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Director Wes Anderson attends a screening of 'Isle Of Dogs in New York. (Photo: Theo Wargo/Getty Images)

Filmmaker Wes Anderson‘s style is so distinctive, he’s basically become his own genre — one awash with stunningly beautiful aesthetics, populated by oddball outsiders, and an offbeat sense of humor.

His ninth feature The Isle of Dogs is no exception: using meticulous stop-motion animation, it tells the story of a boy called Atari (voiced by Koyu Rankin), who travels to a island in Japan to rescue his pet dog Spot (Liev Schrieber) after an outbreak of canine flu means all dogs are quarantined there.

It opens in theaters today (March 23), and so, to celebrate, we’ve ranked his films so far.

8. Bottle Rocket (1996)

One for Wes Anderson completists only. Originally a short film, the feature version launched Anderson’s career, not to mention the careers of his childhood friends Owen and Luke Wilson. If you squint, you’ll spot some of the elements that make the future filmmaker so distinctive, but the film was a flop, and Owen has since gone on record to say he almost joined the Marines as a result.

7. The Darjeeling Limited (2007)

Anderson heads to India with this tale of three brothers (Adrien Brody, Jason Schwartzman and Owen Wilson) on a quest to find themselves. Lots of zany plot points ensue: stolen passports, a will-they-won’t-they love affair, and a daring river rescue. But the theme of brotherhood keeps the train on track.

6. Life Aquatic with Steve Zissou (2004)

A tale of a man (Bill Murray) whose highly controlled life is upended by the son (Owen Wilson) he never knew he had, Anderson’s fourth feature is an achingly sad meditation on mortality, manhood, and extinction. There are laughs, sure, but it’s not long before loneliness takes center stage.

5. The Royal Tenenbaums (2001)

This film about a family of unhappy eccentrics is not only one of his biggest commercial successes, but its screenplay also earned Anderson (and co-writer Owen Wilson) his first Oscar nomination. Style and substance finally came together to form a movie that’s beautifully precise and poignant.

4. Moonrise Kingdom (2012)

This magical romance was co-written with Roman Coppola, and tells the story of Sam (Jared Gilman) and Suzy (Kara Hayward), two unpopular kids who fall in love and run away. It’s Anderson at his most stylized, but the story of young love never fails to charm.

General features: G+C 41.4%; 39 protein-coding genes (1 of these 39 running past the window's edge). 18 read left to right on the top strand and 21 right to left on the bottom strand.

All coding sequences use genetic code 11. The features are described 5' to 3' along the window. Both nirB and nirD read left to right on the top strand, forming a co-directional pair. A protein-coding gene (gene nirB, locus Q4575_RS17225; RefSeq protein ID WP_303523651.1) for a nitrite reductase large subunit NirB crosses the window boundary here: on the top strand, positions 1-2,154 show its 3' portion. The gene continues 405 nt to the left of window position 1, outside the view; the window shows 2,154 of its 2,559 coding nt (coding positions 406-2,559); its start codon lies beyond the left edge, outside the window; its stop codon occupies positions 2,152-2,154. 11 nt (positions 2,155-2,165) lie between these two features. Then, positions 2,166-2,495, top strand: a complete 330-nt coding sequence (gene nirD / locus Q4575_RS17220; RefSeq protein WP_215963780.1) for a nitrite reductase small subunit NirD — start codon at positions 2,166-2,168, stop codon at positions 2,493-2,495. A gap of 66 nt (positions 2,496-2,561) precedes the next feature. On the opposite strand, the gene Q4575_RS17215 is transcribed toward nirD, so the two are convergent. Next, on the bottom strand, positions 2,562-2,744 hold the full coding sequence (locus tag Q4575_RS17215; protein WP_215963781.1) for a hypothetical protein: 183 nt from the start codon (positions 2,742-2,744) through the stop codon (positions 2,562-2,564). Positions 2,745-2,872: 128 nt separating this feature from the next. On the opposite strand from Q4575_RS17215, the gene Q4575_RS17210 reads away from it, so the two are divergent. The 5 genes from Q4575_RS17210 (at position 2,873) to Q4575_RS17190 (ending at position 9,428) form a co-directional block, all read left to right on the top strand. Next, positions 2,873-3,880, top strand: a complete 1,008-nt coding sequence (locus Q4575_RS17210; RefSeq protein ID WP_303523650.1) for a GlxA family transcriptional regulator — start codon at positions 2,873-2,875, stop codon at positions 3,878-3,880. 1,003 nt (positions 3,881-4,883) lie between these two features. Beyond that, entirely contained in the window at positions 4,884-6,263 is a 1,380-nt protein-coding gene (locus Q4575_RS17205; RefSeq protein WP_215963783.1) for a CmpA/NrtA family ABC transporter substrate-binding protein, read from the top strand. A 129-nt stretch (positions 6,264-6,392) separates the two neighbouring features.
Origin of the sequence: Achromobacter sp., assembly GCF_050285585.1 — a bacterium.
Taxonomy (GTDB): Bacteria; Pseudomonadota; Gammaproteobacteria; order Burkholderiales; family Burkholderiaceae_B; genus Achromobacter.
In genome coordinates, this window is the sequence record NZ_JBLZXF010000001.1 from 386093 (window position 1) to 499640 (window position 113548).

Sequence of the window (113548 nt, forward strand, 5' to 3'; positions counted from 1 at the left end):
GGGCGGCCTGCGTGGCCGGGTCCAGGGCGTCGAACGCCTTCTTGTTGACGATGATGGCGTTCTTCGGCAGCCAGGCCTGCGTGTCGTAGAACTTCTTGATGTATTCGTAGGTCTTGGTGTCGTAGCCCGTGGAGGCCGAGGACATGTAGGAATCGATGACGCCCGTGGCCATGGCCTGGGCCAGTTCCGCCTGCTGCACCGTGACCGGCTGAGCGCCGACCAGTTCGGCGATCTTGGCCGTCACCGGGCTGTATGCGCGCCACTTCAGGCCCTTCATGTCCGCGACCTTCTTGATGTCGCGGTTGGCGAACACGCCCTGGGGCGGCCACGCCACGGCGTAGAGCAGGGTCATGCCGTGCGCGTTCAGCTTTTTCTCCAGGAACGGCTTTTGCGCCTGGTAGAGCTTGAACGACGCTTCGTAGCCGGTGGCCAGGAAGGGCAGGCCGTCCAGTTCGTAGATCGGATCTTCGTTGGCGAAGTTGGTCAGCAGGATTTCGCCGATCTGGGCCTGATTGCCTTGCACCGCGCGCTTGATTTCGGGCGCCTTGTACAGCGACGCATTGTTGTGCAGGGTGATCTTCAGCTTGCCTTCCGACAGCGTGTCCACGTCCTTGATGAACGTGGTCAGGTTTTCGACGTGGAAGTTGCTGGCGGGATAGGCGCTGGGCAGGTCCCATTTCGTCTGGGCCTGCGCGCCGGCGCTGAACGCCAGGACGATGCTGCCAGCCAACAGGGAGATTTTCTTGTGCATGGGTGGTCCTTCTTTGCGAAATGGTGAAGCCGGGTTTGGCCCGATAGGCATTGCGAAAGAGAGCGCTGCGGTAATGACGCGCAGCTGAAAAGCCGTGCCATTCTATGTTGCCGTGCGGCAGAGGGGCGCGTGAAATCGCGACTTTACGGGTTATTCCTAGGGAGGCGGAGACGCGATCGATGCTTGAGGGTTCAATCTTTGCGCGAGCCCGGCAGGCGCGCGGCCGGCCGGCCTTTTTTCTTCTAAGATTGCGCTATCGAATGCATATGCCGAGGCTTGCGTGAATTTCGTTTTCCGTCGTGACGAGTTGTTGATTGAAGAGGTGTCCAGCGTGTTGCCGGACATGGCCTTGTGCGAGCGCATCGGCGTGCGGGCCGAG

3. The Grand Budapest Hotel (2014)

Ralph Fiennes sets the story in motion as fastidious hotelier Monsieur Gustave, proving he’s as much a comic actor as a dramatic heavyweight and Harry Potter villain. Cue a film that manages to combine political intrigue with frothy comedy and historical epic, all set in a pre-war Europe of the director’s own imagination and with a pretty pink and purple palette.

2. Rushmore (1998)

This film’s then-unknown 17-year-old star Jason Schwartzman was a real find, but it’s Bill Murray’s performance that gives it an underlying gravitas. Both star as rival suitors of the same woman (Olivia Williams), in a coming-of-age comedy that’s so dry it risks becoming a horror movie.

1. Fantastic Mr. Fox (2009)

Anderson’s first animated movie is also his best, scoring an Oscar nomination for Best Animation Feature despite middling box office sales. Don’t be fooled by the stop-motion animation, either; this is most definitely a Wes Anderson film, and not a kids’ flick — turning the beloved Roald Dahl story about the mischievous Mr. Fox (George Clooney) and his battles with local farmers into a charming heist movie.

How would you rank them?

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Filed Under: Wes Anderson
By Kat Sommers
Kat is a freelance writer for Anglophenia.